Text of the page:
Abstract: The security and stability of the oil and gas resource trade network are crucial to national energy security and support social and economic development. This paper analyzes the evolution of the global oil and gas resource trade network structural resilience in 2010, 2015, and 2020 and establishes a network resilience evaluation framework according to the network structure, simulated attacks and identified chokepoints to make an integrated analysis of the structural resilience of the global oil and gas resource trade network. The results are as follows: The links of global oil trade network presents a gradually shrinking trend, and the natural gas trade network presents a trend of close connection first and then reduced connection. In terms of network density, network centrality, network connectivity and network size, the structural resilience of the oil and gas resource trade network displays a gradually shrinking trend, and the natural gas trade network is superior to the oil trade network. With regard to the invulnerability and recovery, the resilience of the oil trade network is superior to the natural gas trade network. In simulated attacks, the oil trade network reveals a higher resilience towards intentional attacks, and the natural gas trade network shows a higher resilience towards random attacks. The Strait of Hormuz and the Strait of Malacca are extremely important chokepoints in the oil and gas trade network. The results are able to provide reference and decision-making support for route design, optimization and lay the foundation for establishing a secure maritime transport system for resources.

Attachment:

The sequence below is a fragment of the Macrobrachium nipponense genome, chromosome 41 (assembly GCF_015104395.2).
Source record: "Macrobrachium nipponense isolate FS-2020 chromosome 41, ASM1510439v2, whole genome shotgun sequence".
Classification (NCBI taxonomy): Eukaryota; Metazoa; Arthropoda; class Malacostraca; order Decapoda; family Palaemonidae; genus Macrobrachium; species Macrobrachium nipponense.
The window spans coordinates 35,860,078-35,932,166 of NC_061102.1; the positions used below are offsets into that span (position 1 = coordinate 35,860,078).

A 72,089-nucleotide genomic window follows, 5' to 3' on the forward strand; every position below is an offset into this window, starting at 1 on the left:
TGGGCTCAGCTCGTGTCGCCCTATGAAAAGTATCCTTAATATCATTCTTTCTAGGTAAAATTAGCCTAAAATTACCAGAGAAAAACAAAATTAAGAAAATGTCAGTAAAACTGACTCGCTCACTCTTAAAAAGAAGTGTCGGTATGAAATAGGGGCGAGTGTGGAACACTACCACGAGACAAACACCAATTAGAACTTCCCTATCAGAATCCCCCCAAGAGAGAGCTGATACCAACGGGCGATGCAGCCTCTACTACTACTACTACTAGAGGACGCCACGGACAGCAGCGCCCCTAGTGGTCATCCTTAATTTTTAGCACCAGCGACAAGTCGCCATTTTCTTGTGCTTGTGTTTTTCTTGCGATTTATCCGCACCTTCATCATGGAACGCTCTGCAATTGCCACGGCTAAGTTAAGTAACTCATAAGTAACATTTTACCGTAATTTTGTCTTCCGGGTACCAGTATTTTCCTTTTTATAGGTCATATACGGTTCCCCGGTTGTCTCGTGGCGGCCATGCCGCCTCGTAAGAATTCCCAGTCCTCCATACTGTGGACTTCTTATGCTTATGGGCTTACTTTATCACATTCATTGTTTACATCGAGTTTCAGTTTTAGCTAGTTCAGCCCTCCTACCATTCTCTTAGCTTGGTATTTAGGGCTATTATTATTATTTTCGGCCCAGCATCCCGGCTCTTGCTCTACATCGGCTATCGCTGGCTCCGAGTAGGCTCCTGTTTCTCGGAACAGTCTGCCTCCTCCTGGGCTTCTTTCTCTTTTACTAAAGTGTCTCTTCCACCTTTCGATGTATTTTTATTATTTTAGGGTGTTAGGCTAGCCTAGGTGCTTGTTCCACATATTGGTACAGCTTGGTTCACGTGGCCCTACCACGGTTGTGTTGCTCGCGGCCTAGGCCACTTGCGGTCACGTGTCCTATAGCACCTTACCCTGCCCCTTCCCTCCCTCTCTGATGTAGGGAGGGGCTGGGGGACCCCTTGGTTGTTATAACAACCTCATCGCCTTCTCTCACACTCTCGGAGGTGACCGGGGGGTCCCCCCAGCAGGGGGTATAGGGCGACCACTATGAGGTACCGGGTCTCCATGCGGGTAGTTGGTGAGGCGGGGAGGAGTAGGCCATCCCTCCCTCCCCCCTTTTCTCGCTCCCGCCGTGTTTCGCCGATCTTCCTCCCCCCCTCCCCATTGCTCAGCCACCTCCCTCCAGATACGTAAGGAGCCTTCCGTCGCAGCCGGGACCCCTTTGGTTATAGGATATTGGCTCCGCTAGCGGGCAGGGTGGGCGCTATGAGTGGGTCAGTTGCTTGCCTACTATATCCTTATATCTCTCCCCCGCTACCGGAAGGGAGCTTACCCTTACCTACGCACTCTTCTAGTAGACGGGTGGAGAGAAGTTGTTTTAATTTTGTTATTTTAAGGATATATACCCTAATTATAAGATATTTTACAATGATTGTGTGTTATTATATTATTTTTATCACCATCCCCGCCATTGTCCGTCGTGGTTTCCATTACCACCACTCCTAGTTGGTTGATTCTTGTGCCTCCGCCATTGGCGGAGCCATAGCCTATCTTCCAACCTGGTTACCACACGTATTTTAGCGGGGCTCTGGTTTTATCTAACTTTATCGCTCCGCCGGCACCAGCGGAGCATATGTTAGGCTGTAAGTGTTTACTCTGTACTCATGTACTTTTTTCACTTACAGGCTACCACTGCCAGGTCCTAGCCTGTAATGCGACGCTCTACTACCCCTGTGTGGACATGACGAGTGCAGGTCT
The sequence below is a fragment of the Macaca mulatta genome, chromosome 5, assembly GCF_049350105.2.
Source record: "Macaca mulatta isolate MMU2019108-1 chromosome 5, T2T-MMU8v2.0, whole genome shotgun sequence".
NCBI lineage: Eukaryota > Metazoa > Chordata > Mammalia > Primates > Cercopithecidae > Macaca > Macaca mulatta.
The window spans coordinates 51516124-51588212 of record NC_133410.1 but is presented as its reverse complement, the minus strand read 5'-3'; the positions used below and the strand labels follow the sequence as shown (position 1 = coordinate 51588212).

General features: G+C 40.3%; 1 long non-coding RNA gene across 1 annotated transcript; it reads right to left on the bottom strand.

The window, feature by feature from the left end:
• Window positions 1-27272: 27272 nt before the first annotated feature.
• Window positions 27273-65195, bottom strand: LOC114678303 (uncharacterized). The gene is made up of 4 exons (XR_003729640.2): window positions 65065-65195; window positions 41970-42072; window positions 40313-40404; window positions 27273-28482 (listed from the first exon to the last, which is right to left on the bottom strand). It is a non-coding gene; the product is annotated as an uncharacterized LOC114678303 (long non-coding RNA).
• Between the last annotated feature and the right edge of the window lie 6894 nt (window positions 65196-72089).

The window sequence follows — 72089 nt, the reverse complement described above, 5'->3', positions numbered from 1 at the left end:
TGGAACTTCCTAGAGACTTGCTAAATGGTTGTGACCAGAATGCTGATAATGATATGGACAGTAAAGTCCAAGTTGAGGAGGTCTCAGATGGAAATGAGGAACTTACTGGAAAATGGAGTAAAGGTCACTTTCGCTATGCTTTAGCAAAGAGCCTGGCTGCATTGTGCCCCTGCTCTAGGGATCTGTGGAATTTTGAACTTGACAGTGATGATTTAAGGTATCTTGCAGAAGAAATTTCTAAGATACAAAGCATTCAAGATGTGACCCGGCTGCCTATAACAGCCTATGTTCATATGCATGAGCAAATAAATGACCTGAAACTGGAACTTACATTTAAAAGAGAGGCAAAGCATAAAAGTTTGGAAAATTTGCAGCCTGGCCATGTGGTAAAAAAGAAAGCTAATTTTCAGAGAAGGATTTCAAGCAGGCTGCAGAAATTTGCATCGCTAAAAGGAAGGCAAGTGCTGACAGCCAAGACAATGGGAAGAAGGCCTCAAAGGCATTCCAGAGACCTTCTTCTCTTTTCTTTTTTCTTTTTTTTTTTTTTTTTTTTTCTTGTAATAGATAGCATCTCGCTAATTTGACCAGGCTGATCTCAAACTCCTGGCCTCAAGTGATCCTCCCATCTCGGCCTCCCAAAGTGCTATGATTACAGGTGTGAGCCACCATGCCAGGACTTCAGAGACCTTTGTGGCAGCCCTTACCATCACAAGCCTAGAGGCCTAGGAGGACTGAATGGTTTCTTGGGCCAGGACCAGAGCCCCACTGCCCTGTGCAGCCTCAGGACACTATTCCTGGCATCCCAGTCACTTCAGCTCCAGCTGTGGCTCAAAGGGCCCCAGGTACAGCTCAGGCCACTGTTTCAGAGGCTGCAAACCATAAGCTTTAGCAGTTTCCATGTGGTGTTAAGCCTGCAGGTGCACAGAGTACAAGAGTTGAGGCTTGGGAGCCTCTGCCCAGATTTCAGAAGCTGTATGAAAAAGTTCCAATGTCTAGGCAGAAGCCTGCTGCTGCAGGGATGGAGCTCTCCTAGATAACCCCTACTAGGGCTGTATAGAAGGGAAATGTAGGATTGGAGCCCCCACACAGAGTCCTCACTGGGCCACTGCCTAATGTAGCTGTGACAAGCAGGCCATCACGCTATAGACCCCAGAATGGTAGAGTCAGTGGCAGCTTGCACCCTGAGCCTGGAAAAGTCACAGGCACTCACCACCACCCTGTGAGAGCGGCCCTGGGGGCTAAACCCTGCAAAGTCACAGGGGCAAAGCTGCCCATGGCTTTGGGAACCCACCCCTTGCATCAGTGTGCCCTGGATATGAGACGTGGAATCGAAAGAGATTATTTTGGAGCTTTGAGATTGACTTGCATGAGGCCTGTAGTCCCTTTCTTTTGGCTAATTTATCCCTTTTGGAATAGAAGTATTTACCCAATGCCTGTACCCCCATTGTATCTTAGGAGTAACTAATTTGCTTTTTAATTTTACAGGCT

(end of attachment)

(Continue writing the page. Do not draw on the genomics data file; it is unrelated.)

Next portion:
吴康 116-160.jpg

Prof. Kang Wu

Beijing Key Labortory of Megaregions Sustainable Development Modelling, Capital University of Economics and Business, China

Prof. Wu's research interests include urban economic geography and spatial planning. His most recent research focus on polycentric city regions and urban networks, urban big data analysis, and the sustainable development of shrinking cities in China. His ongoing research is to understand the urban growth and urban shrinkage from a network perspective, especially to reveal the mechanism of urban growth and shrinkage based on the framework of tele-coupling and local coupling by using multi-source data. His research also simulates the urban growth and shrinkage according to scenario analysis and puts forward the urban sustainable mode and strategy of urban policy. His research findings in terms of shrinking cities in China has been accepted by the Central Government, and his policy suggestions has been incorporated in the “Key Tasks on the New- type Urbanization Construction” issued by the National Development and Reform Commission in 2019 and 2020.